The main reasons given by respondents for not using a face mask were negligence, followed by a lack of resources. Almost all of the participants reused their face masks, which could be due to a scarcity of face masks; this finding is supported by other studies. Only 38.9% of the respondents were use face mask to prevent COVID-19 infection in public place. N95 type face mask utilization also very low. It was around 7% this might be due to its cost specially for African countries. It is very expensive but N95 type face mask is the most effective type of face mask to prevent the spread of COVID-19.26
In order to properly dispose of biomedical waste in hospitals, the WHO created a color-coded bin scheme.27 In this study, 342 respondents (76.8%) disposed of their used face mask in a black color-coded bag, while only 98 (23.2%) disposed in a yellow color-coded bag. This result is consistent with results from a Pakistan survey, which found that 44.9%of respondents disposed of their masks in a yellow-coded bag.16 However, this finding is lower than that of an Indian study, which revealed that 80.1% of respondents disposed of the mask in the yellow-coded bag.23
Of study participants, 67 (15.9%) of study participants were wearing face masks from the time they entered the transportation, indicating that infection prevention practices were very low. However, wearing a face mask is the recommended infection prevention practice.
Conclusion and Recommendation
Knowledge of the respondent was high in comparison with another studies but the proper utilization of face mask to prevent the spread of COVID-19 infection was relatively low. Ethiopian ministry of health in collaboration with Amhara region, zonal and woreda health institution works together to increase utilization of face mask and to alleviate scarcity of resource and it is better to provide training to the health care providers about the proper utilization of face mask to tackle the spread of COVID-19 infection.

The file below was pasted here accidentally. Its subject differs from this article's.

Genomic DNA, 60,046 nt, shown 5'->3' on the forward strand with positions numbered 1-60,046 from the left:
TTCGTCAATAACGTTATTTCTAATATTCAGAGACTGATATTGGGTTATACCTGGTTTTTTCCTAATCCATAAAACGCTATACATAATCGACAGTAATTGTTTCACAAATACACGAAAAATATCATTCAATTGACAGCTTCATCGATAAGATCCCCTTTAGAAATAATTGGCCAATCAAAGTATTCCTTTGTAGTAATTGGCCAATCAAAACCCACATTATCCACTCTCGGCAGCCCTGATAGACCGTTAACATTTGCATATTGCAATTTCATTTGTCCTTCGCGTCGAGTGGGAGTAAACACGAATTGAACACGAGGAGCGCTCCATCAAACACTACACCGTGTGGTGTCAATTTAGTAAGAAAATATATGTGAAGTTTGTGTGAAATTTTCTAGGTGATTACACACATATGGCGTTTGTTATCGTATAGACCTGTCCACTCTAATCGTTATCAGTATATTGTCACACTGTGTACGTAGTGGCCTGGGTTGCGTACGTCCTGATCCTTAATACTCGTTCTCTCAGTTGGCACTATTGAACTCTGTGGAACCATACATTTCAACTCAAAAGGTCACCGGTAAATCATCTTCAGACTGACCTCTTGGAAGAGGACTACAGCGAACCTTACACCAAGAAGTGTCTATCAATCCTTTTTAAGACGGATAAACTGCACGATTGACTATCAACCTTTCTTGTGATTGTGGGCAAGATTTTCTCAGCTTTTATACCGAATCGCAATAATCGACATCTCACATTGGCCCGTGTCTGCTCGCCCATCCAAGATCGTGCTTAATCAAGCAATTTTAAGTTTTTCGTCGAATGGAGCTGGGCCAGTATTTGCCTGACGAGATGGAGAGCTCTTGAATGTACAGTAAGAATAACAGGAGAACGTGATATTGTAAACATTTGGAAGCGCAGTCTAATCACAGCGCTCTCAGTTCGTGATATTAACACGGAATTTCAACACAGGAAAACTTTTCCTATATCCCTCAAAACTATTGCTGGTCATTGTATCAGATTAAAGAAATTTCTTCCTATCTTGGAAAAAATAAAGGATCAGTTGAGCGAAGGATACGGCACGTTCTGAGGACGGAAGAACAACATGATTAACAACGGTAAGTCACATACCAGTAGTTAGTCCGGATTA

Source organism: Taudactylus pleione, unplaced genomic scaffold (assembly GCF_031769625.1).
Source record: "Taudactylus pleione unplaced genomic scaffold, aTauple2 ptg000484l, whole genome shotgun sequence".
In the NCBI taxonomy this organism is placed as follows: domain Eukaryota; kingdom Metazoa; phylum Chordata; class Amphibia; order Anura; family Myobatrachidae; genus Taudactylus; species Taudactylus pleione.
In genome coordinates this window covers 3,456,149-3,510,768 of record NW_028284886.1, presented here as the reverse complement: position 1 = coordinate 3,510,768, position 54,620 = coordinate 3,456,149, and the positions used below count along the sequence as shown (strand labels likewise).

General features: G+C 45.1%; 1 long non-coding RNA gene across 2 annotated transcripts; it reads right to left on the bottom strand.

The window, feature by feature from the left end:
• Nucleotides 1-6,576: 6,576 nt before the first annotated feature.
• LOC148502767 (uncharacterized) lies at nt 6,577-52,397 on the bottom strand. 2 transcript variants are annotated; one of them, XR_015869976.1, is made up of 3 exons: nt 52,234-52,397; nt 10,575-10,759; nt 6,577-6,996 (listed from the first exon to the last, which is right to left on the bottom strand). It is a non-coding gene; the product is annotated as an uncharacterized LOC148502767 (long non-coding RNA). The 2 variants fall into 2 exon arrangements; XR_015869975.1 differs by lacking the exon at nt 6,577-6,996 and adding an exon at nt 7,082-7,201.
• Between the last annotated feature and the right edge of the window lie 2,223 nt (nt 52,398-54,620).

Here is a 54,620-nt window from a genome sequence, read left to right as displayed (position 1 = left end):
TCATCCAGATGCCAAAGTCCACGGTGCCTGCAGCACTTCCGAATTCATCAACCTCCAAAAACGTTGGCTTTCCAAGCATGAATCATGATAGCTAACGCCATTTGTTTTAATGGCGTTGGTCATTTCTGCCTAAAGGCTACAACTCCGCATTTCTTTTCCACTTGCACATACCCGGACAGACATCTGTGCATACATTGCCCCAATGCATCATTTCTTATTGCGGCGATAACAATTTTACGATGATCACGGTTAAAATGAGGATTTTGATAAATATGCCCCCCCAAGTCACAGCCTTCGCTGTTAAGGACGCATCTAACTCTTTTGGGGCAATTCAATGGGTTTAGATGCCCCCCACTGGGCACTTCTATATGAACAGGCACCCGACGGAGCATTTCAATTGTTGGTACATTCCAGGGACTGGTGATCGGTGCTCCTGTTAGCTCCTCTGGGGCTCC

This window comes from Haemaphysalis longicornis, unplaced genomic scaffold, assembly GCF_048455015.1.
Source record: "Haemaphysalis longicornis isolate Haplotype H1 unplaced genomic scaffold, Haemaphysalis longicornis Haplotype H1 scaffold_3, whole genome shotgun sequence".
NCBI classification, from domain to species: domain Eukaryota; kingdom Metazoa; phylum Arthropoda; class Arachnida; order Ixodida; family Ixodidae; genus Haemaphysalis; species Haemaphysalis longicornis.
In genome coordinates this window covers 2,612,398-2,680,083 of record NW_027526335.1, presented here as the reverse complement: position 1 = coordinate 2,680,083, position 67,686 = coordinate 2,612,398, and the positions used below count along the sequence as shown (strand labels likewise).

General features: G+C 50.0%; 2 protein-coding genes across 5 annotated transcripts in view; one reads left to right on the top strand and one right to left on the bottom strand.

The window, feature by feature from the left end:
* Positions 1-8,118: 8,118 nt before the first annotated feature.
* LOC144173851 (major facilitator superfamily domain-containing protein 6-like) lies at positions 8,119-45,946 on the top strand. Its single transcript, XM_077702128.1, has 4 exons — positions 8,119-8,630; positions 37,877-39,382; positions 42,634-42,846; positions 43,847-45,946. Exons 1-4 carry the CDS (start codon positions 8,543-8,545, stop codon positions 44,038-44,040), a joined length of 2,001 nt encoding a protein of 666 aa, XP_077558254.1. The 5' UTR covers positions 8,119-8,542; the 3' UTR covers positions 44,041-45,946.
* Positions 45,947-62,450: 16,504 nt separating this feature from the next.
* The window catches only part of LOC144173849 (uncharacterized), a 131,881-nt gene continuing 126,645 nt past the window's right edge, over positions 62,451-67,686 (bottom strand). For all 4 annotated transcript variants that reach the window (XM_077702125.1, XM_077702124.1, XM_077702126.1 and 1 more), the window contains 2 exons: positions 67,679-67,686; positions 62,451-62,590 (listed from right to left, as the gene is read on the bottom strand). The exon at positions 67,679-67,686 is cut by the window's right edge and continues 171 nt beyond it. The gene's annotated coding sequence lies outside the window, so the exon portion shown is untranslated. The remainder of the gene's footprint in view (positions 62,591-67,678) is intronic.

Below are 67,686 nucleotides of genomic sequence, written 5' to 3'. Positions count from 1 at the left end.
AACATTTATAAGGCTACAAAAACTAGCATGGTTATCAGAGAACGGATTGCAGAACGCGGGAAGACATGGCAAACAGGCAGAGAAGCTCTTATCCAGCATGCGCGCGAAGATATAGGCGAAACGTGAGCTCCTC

Strength of the Study
The survey was conducted in selected referral hospitals so it can be representative for other hospitals.
Limitation of the Study
Due to scarcity of literature, it was very difficult to compare and contrast the finding of this study with other similar studies.
CDC, Center for disease control and prevention; COVID-19, Coronavirus disease 2019; SARS CoV-2, severe acute respiratory syndrome coronavirus 2; WHO, World Health Organization.
Data Sharing Statement
The data used to support the findings of this study are available from the corresponding author upon formal request.
Ethical Approval and Consent to Participate
The Ethical clearance was obtained from the ethical review board of the Debre Tabor University and supporting letter was written to each Hospitals. Written Informed consent was obtained from each health care provider who is targeting after informing them the benefit, the confidentiality of the information and the voluntary nature of the participation of the study. The respondent was informed they have the right to refuse or stop at any time of the data collection.
We are highly thanks to Debre Tabor University for approval of ethical clearance. We would also like to extend our appreciation to the study participants, supervisors, data collectors and health extension workers.
All authors contributed to data analysis, drafting or revising the article, have agreed on the journal to which the article will be submitted, gave final approval of the version to be published, and agree to be accountable for all aspects of the work.
The authors report no conflicts of interest in this work.